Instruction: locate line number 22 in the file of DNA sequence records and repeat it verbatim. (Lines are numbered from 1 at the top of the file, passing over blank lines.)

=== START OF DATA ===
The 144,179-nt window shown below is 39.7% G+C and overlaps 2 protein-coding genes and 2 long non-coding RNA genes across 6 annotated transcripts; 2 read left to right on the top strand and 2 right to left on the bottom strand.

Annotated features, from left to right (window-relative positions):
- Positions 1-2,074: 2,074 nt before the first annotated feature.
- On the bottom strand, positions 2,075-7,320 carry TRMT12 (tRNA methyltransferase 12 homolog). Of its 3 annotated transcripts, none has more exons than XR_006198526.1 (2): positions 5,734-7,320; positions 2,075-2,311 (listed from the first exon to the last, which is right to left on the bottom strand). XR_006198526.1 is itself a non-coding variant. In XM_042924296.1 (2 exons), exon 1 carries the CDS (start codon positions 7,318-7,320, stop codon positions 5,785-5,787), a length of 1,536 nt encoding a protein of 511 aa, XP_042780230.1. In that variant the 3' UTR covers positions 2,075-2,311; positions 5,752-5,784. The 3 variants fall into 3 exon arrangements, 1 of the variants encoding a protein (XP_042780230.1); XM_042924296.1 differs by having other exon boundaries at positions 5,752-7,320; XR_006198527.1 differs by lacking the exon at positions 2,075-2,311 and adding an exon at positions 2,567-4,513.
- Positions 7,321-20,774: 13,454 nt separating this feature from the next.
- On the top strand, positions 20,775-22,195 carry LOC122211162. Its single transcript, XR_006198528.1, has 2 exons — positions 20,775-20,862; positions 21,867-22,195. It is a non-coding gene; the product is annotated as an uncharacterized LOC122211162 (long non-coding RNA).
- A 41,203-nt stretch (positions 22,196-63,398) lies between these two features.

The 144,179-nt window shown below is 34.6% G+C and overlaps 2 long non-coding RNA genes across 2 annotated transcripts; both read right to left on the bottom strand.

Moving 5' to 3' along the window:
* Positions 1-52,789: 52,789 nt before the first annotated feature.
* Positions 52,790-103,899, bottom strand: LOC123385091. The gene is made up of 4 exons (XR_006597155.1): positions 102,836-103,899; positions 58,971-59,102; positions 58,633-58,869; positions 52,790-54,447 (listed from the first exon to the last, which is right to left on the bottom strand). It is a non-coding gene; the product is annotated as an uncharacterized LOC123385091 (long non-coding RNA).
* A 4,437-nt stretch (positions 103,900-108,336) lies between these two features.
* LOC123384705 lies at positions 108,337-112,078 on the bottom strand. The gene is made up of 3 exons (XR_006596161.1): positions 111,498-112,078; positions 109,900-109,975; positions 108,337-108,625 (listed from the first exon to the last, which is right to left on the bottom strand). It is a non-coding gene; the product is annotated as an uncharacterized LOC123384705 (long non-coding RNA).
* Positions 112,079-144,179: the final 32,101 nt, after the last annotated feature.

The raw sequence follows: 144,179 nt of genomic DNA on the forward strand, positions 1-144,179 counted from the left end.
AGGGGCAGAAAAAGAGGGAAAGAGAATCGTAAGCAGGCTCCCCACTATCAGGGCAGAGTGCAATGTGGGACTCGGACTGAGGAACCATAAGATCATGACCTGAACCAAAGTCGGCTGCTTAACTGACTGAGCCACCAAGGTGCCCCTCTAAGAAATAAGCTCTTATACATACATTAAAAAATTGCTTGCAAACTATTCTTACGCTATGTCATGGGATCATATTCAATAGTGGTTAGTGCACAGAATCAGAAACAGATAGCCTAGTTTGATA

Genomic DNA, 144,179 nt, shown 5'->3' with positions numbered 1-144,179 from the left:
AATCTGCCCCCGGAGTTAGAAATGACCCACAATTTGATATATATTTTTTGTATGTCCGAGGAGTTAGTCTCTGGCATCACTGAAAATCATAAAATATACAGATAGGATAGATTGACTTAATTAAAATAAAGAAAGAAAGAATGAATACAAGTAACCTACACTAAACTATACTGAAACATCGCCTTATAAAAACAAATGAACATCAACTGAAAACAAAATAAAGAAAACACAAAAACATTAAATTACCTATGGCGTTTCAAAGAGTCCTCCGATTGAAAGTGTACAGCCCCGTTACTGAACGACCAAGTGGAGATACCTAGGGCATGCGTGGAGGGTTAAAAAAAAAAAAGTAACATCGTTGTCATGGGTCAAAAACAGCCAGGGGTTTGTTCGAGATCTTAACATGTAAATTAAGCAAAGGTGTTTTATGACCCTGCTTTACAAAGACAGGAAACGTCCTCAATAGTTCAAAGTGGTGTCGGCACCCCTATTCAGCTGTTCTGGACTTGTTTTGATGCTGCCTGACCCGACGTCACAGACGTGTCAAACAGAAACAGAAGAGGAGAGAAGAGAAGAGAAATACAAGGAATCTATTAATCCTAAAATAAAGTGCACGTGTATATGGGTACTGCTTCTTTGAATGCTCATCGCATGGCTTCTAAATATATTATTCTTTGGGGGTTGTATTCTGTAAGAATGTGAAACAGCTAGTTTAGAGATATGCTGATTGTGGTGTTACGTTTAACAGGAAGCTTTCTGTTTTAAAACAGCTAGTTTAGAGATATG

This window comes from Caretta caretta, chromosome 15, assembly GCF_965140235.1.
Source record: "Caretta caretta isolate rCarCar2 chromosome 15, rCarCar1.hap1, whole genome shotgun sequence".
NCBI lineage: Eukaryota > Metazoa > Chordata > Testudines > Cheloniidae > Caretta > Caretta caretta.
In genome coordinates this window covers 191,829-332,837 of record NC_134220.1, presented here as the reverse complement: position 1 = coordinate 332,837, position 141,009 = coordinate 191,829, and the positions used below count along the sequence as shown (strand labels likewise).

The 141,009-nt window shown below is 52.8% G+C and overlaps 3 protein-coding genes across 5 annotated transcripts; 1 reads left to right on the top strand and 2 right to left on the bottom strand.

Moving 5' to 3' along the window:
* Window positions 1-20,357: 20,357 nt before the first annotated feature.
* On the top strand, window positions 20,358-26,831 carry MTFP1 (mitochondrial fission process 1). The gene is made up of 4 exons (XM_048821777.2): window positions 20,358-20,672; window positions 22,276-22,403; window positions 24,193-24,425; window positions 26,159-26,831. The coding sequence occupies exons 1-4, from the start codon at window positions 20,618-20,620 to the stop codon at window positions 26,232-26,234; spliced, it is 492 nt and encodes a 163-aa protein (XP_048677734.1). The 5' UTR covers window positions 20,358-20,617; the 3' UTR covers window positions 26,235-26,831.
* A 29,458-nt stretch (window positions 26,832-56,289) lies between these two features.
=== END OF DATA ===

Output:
In genome coordinates this window covers 191,829-332,837 of record NC_134220.1, presented here as the reverse complement: position 1 = coordinate 332,837, position 141,009 = coordinate 191,829, and the positions used below count along the sequence as shown (strand labels likewise).